After long journey, Martin set to star for Texas

After long journey, Martin set to star for Texas

SURPRISE, Ariz. -- Leonys Martin has always been a man on the move.

As a child, the Rangers prospect spent his mornings running around his Villa Clara neighborhood with friends, and he spent his afternoons chasing fly balls in the outfield.

Martin ran because he loved it. He ran because it made him feel powerful and free. When you grow up in Cuba like Martin, sometimes you feel like you have neither. So you run.

You run bases, you run the outfield and sometimes you run all the way to the United States. Sometimes you leave everything you know behind. And most of the time, you don't know where the road will take you.

If you're Martin, you run because you have come too far to stop running. You've been to Mexico, to Miami, to Texas and now to a new Residence Inn outside of Phoenix. If you're lucky, you start the season roaming center field at Rangers Ballpark in Arlington.

If you're Martin, you already feel fortunate, because you are not running from the past. You are moving toward the future.

"It's been difficult at times, but a man has to be a man," Martin, 23, said. "It's very hard to leave your family and friends, but this is what God wanted for me, and I'm happy with all that has happened -- the good and the bad."

The details of Martin's escape from Cuba remain mostly mysterious, and he wants to keep them that way. No, he didn't escape Cuba while in Tokyo playing in a tournament with the Cuban national team, but it's OK if you want to believe that, he said, shrugging his shoulders.

He does acknowledge fleeing Cuba for Mexico one summer night in 2010. He was accompanied by his girlfriend, Yaimira, his father, Oscar, and his father's wife.

Martin believes it's his right to protect those who helped him leave the island so they can help others. The "others" are likely the family he left on the island -- his mother, Amarilies, and his 11-year-old brother, Andy.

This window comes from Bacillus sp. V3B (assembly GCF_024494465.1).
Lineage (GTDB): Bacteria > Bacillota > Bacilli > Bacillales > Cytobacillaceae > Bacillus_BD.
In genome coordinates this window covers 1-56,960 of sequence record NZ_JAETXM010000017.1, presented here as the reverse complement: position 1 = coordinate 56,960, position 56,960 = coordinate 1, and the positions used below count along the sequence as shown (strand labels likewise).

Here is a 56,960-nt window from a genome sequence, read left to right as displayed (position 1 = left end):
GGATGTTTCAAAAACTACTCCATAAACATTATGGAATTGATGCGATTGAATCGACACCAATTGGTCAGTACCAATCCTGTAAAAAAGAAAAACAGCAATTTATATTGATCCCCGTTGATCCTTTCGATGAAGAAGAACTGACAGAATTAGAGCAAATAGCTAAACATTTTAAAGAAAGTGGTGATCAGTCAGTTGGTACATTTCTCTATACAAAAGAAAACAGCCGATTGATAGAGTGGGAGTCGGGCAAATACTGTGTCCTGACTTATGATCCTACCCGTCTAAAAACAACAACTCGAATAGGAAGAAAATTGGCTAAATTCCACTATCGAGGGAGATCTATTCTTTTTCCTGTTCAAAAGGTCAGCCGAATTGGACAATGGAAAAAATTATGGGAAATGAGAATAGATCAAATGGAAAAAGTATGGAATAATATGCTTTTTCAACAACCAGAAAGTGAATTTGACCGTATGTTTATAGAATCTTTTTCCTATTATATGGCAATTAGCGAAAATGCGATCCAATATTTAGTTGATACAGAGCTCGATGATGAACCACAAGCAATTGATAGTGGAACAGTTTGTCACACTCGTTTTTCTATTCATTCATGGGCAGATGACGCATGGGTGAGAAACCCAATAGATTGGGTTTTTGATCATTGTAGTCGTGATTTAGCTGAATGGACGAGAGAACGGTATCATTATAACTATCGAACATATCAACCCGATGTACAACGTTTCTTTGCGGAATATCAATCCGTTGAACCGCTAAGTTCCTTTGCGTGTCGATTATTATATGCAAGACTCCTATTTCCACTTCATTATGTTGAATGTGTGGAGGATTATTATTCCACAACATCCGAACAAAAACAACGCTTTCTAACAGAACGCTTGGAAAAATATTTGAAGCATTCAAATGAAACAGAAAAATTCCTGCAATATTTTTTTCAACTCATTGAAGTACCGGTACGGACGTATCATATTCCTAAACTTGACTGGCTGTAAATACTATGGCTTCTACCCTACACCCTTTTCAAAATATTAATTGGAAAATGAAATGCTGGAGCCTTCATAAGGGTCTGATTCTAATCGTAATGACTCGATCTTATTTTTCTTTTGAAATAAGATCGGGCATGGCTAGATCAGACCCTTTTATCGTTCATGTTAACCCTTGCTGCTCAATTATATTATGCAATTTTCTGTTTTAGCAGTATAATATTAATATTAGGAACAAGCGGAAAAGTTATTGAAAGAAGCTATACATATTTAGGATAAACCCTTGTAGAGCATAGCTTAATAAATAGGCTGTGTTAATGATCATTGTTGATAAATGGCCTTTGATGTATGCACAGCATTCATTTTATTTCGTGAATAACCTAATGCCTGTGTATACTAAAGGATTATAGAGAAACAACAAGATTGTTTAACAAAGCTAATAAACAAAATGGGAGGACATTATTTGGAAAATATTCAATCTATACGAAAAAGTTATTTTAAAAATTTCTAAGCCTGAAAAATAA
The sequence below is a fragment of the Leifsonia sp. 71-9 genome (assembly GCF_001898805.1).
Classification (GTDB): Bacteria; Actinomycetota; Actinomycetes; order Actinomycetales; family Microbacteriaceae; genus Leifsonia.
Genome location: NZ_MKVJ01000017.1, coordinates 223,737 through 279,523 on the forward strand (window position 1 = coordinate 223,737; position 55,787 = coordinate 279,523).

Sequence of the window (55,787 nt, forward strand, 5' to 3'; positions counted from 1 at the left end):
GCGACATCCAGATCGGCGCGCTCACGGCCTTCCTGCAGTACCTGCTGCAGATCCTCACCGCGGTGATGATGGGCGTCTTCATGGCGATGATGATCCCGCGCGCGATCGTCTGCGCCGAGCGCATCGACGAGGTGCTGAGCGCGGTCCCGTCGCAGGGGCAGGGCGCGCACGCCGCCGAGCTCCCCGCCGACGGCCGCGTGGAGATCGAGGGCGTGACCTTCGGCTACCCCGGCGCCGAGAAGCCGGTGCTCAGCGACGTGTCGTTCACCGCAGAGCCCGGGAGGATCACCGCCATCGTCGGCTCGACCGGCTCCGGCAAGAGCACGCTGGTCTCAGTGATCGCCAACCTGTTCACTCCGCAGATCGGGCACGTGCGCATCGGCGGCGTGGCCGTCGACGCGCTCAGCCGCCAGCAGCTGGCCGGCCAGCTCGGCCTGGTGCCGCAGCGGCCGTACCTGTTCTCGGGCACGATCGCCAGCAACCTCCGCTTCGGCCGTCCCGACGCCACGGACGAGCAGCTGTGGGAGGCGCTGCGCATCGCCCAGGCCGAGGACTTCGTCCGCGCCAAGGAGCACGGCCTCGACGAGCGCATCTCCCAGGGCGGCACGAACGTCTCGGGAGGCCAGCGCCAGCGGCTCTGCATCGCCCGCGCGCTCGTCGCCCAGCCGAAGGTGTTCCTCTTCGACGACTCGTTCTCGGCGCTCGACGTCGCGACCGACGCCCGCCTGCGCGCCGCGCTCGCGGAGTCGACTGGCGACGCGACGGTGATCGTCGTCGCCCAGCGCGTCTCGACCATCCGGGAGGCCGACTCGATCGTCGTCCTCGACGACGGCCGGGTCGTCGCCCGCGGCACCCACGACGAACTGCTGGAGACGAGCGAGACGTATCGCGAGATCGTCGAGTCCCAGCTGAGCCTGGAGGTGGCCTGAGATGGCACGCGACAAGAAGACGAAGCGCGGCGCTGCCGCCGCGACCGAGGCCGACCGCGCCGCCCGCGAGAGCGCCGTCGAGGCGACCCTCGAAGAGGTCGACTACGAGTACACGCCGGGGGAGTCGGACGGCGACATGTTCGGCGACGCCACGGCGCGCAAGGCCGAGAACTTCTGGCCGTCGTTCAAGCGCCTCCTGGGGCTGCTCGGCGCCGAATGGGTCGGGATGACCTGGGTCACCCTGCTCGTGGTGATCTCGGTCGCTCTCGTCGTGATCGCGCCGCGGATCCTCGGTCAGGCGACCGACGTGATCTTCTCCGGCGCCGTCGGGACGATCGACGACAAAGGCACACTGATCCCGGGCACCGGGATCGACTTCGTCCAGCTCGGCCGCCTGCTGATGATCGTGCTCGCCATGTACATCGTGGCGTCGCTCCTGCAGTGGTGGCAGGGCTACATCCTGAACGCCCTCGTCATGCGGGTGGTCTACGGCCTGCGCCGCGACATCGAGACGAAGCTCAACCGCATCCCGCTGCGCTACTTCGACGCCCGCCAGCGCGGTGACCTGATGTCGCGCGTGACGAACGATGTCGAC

Maybe one day, Martin's 2-year-old daughter, Dilan, from a previous relationship, will join him in the United States, too, but that situation is complicated.

The relationship with Oscar is the reason why he is here, and Martin said there is no way he would have left the island without his father. The Rangers signed Martin to a five-year, $15.5 million deal last May, but they still owe a debt of gratitude to Oscar Martin for agreeing to accompany his son on his baseball adventure.


"Escaping to Mexico was my first step, and in that way, it was the best thing that happened, because I became a free agent and signed with Texas. But it was also the hardest time of my life. I wouldn't want to live that way again."
-- Leonys Martin

It was Oscar who taught young Leonys the game. It was Oscar who quit his job to train his son full-time.

"My biggest supporter has been my father," Leonys said. "You wake up and you don't feel well or you have a bad day, and he's there to help you, to support you. I had several opportunities to stay in a country and escape, but I never did it. I needed my father to come, too. I wouldn't leave without him."

Scouts often refer to a "player's makeup," when referring to Martin's character. That makeup is a mix of a player's leadership capabilities, his desire to win, mental toughness -- or lack thereof. By most accounts, Martin's makeup is off the charts. By all accounts, his makeup is made up of the traits Oscar passed down to him.

"The father and son are a lot alike," said Rangers director of international scouting Mike Daly. "Leonys is very a respectful guy, very honest and he has the desire to be the best. His father deserves a lot of credit for the type person he is."

But Martin gets the credit for his performance on the field. He played for Cuba's national team in several world events, including tournaments in Japan and the Netherlands. He had a career .314 batting average over five seasons with Villa Clara in the Cuban League, and was on his way to becoming another name in a long list of Cuban baseball heroes.

But something happened to Martin when he took the field for Cuba at the 2009 World Baseball Classic at PETCO Park in San Diego. He began to envision a future in the big leagues, and he was not the only one. Aroldis Chapman, Martin's World Baseball Classic teammate, defected a few months later and eventually signed a six-year, $30 million deal with the Reds before the start of the 2010 season.